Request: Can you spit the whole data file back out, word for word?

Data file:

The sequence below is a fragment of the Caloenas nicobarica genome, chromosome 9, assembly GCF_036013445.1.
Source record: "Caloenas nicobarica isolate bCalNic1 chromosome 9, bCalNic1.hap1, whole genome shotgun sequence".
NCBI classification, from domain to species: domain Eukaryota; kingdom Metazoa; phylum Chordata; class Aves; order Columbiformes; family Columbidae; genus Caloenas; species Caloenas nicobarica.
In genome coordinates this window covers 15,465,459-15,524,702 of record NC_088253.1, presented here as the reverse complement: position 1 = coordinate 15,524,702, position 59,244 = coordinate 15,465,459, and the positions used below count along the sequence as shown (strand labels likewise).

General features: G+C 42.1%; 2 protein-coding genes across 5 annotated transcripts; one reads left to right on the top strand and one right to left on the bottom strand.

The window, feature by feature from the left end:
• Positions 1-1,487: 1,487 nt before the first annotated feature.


The sequence below is a fragment of the Caloenas nicobarica genome, chromosome 9, assembly GCF_036013445.1.
Source record: "Caloenas nicobarica isolate bCalNic1 chromosome 9, bCalNic1.hap1, whole genome shotgun sequence".
NCBI classification, from domain to species: domain Eukaryota; kingdom Metazoa; phylum Chordata; class Aves; order Columbiformes; family Columbidae; genus Caloenas; species Caloenas nicobarica.
In genome coordinates this window covers 15,465,459-15,524,702 of record NC_088253.1, presented here as the reverse complement: position 1 = coordinate 15,524,702, position 59,244 = coordinate 15,465,459, and the positions used below count along the sequence as shown (strand labels likewise).

General features: G+C 42.1%; 2 protein-coding genes across 5 annotated transcripts; one reads left to right on the top strand and one right to left on the bottom strand.

The window, feature by feature from the left end:
• Positions 1-1,487: 1,487 nt before the first annotated feature.